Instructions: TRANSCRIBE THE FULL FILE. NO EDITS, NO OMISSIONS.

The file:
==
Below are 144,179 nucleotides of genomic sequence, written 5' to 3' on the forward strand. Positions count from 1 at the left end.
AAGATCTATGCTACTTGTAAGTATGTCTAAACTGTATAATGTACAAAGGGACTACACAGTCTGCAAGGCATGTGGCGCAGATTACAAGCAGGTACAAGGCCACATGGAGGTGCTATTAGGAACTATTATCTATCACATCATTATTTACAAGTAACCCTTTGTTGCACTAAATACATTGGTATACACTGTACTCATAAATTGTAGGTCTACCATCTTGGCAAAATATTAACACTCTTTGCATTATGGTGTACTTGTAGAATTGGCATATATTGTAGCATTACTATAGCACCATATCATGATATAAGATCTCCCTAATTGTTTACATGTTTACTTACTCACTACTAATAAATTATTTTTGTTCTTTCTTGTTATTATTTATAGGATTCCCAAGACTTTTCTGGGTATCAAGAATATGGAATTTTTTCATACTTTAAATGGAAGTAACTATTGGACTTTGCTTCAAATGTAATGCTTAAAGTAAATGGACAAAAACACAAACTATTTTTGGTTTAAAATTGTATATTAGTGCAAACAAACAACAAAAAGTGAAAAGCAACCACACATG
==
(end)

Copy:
Below are 144,179 nucleotides of genomic sequence, written 5' to 3' on the forward strand. Positions count from 1 at the left end.
AAGATCTATGCTACTTGTAAGTATGTCTAAACTGTATAATGTACAAAGGGACTACACAGTCTGCAAGGCATGTGGCGCAGATTACAAGCAGGTACAAGGCCACATGGAGGTGCTATTAGGAACTATTATCTATCACATCATTATTTACAAGTAACCCTTTGTTGCACTAAATACATTGGTATACACTGTACTCATAAATTGTAGGTCTACCATCTTGGCAAAATATTAACACTCTTTGCATTATGGTGTACTTGTAGAATTGGCATATATTGTAGCATTACTATAGCACCATATCATGATATAAGATCTCCCTAATTGTTTACATGTTTACTTACTCACTACTAATAAATTATTTTTGTTCTTTCTTGTTATTATTTATAGGATTCCCAAGACTTTTCTGGGTATCAAGAATATGGAATTTTTTCATACTTTAAATGGAAGTAACTATTGGACTTTGCTTCAAATGTAATGCTTAAAGTAAATGGACAAAAACACAAACTATTTTTGGTTTAAAATTGTATATTAGTGCAAACAAACAACAAAAAGTGAAAAGCAACCACACATG